Firstly, the everyman is generally disinterested in politics. When an election rolls around I am in heaven. Lots of people I know just moan about having to go and vote – "Didn't we just have an election a couple years ago?" is a common complaint.
    Secondly, lots of the everyman are dumb. Now politicians aren't necessarily smart, but there is at least some process of elimination going on.
    Finally, everyman is unlikely to have the skills to research bills and debate – either in the chamber or in committee. Again, sure many politicians lack these skills too – but at least they are interested in the process.

  27. Yannick

    I meant that senators are everymen compared to politicians running for office – in truth who they are depends on the PM who appoints them, but they tend to be eminent people who aren't politicians, like Roméo Dallaire, the guy who was in charge of the UN mission in Rwanda during the genocide.

  28. JonasB

    I think the Senate could be put to good use if the Senators were somehow encouraged to address third-rail issues of policy. Though its important that the Senate has less power than the House, I think there is some benefit to be had from a political body that can act without fear of voter retaliation. The only problem is finding a way to balance against abuses.

  29. Jake_Ackers

    Provinces can pick the Senators for life then or for a longer term. Still have compete people picked but have them stay for life. Balances both of your points. At the very least have stronger anti-"corruption" or anti-"abuse" laws. Or like more reasons to kick someone out of the Senate. "Acts unbecoming of a Senator" or something.

  30. spaaaaaaaaaaan

    I kind of like the idea of a more technocratic Senate. So instead of being elected just generally, instead it'd be a chamber more representative of expertise in different fields. So there'd be 4 seats for engineers (elected by professional engineers), 4 seats for doctors (elected by members of the CMA), 4 seats for researchers… etc. etc. The goal would be to have people with actual knowledge of an area helping in the crafting of laws, instead of just lawyers and political partisans.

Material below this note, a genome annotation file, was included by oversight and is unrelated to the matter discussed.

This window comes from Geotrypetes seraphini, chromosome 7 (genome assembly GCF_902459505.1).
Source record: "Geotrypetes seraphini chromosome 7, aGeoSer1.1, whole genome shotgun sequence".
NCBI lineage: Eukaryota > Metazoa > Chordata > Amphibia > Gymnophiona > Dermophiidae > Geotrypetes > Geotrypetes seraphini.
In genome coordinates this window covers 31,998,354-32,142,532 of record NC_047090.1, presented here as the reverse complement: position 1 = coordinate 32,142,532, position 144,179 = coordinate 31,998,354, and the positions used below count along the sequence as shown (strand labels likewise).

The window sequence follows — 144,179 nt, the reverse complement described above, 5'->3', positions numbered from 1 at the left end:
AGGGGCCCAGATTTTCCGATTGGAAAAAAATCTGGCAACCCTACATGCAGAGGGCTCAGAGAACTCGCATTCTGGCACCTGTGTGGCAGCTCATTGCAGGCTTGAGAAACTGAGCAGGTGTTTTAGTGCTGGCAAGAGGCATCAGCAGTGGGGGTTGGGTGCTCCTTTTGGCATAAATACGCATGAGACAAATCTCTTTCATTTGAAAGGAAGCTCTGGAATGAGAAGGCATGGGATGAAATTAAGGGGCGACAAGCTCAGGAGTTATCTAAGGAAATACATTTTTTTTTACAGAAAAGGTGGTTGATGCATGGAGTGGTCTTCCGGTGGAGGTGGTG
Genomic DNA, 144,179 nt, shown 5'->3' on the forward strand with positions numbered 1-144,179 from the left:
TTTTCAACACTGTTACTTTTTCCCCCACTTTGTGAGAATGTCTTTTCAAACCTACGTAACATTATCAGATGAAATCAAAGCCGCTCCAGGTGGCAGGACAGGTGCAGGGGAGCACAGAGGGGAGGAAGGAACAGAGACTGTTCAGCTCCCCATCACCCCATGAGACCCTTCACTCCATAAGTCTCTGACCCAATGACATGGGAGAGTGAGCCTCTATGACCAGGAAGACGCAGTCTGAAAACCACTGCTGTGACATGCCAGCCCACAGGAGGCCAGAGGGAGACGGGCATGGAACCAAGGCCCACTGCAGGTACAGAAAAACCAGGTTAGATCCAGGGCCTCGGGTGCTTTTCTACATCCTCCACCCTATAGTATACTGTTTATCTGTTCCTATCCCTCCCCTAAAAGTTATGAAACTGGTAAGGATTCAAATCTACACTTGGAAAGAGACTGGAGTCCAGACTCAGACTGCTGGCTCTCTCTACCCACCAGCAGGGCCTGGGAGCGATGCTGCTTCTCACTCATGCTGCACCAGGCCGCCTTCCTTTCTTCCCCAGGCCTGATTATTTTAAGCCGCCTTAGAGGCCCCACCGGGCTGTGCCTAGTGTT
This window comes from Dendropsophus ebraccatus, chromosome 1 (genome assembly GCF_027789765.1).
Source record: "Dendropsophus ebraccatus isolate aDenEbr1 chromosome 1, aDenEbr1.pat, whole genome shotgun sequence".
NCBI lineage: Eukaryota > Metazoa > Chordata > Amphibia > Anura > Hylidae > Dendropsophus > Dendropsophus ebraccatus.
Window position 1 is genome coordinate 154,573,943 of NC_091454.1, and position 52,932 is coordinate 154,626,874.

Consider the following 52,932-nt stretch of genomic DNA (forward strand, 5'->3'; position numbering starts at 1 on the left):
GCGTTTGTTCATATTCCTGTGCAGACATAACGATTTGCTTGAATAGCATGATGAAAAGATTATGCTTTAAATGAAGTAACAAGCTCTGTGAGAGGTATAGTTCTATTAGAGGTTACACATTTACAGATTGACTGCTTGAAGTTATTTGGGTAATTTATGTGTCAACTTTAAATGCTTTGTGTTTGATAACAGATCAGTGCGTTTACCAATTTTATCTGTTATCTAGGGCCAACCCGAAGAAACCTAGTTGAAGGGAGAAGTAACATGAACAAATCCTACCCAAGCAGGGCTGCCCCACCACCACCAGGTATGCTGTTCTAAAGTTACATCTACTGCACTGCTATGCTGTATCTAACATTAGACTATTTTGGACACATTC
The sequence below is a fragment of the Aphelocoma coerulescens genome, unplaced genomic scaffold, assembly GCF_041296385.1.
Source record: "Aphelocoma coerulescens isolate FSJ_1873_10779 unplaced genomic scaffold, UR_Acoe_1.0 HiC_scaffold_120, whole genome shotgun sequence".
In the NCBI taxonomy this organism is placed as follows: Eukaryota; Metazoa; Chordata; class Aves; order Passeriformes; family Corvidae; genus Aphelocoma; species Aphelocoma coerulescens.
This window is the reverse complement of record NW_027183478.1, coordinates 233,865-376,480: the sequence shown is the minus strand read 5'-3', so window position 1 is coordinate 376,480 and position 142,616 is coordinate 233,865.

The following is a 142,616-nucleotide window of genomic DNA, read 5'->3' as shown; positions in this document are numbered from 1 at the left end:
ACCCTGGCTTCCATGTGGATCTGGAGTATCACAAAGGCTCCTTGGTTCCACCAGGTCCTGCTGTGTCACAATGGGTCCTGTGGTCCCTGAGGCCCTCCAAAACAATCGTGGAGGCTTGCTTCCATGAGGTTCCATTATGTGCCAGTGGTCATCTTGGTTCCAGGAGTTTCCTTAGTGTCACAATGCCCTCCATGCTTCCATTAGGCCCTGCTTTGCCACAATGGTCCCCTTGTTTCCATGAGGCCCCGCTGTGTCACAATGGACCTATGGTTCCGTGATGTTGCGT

Not to say it's a perfect idea, but I kind of like it.

  31. Jake_Ackers

    Actually most politicians are suppose to have professional advising them in their staff or when its committee time. Problem is the special interests are the only ones who care enough to provide any information.

  32. Mike

    Hmm. Snakes, lies, entering by speaking a language of evil… I think the senate is already the chamber of secrets.

  33. Louis

    Less government officials = Less people with opportunity to steal from the collective pot

    Count me in the "abolish it" group

    When I saw the last image i first though it was a suggestion to burn the senators along with the money…. and for a few second I even tought it might not be a bad idea :)

  34. Eric Stimson

    So which alternative do you support?

  35. News Trader

    I guess this is the first time I hear such a bad news from Canada by the way, it seems that corruption is present in each country after all.

  36. Elease

    i frequent hair salons because i always want to keep my hair in top shape“